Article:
Photos

Photographer's Note

Can you imagine that mountain?
The mass of plastic in the oceans may be as high as one hundred million metric tons - 100000000.

Plastic debris tends to accumulate at the centre of ocean gyres. In particular, the Great Pacific Garbage Patch has a very high level of plastic particulate suspended in the upper water column.

Plastics accumulate because they don't biodegrade in the way many other substances do. They will photodegrade on exposure to the sun, but they do so properly only under dry conditions, and water inhibits this process. In marine environments, photodegraded plastic disintegrates into ever smaller pieces while remaining polymers, even down to the molecular level. When floating plastic particles photodegrade down to zooplankton sizes, jellyfish attempt to consume them, and in this way the plastic enters the ocean food chain.

Toxic additives used in the manufacture of plastic materials can leach out into their surroundings when exposed to water.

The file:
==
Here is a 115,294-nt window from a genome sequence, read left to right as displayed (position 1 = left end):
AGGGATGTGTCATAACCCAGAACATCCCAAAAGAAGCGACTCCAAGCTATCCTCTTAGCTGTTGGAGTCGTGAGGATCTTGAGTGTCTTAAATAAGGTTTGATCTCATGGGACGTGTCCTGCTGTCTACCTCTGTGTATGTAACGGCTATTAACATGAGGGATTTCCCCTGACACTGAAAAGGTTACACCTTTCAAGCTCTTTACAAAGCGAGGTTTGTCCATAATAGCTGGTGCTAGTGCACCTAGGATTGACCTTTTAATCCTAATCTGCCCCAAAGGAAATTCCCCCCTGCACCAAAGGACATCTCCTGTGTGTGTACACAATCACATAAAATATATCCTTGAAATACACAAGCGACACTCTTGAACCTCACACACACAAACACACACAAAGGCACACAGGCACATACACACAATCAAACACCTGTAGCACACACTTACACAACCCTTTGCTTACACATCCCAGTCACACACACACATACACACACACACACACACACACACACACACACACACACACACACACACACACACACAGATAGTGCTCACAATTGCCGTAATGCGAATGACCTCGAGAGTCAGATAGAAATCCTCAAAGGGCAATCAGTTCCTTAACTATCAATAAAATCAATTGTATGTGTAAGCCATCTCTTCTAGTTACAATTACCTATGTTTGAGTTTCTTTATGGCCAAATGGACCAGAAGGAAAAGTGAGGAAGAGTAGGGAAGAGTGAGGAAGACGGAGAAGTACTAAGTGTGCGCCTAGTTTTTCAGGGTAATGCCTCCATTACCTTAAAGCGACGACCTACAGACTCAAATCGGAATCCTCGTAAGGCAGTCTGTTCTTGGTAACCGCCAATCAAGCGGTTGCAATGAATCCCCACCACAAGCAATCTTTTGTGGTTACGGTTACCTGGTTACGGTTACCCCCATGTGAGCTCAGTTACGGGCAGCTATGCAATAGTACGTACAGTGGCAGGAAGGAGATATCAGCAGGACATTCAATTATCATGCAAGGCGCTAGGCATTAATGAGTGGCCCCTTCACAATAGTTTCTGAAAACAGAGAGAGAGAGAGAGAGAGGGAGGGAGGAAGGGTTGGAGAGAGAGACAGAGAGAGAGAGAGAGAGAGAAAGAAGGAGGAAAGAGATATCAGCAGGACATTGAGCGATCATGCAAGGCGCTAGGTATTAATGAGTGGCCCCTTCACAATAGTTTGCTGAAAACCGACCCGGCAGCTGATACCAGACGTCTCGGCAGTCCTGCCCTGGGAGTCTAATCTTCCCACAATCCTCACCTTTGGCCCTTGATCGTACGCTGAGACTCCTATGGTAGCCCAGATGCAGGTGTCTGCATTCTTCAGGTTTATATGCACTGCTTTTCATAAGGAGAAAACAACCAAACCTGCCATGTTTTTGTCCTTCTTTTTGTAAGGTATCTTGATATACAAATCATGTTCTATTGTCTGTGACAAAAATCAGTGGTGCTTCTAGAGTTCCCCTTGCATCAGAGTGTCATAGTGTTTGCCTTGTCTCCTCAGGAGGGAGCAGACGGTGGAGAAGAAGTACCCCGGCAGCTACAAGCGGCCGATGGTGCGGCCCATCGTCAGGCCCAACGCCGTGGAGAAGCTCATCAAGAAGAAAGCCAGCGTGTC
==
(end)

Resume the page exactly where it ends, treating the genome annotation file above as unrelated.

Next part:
Floating debris can also absorb persistent organic pollutants from seawater, including PCBs, DDT and PAHs.

Aquatic life can be threatened through entanglement, suffocation, and ingestion. Fishing nets, usually made of plastic, can be left or lost in the ocean by fishermen. Known as ghost nets, these entangle fish, dolphins, sea turtles, sharks, dugongs, crocodiles, seabirds, crabs, and other creatures, restricting movement, causing starvation, laceration and infection, and, in those that need to return to the surface to breathe, suffocation.

Welcome in the plastic-world...

For more: Wikipedia, Marine Pollution

Mondaychild has marked this note useful

Photo Information
Viewed: 1159
Points: 2
Discussions
  • None
Additional Photos by Janos Sofalvi (joso) Gold Star Critiquer/Gold Star Workshop Editor/Gold Note Writer [C: 754 W: 206 N: 378] (2417)
View More Pictures
explore TREKEARTH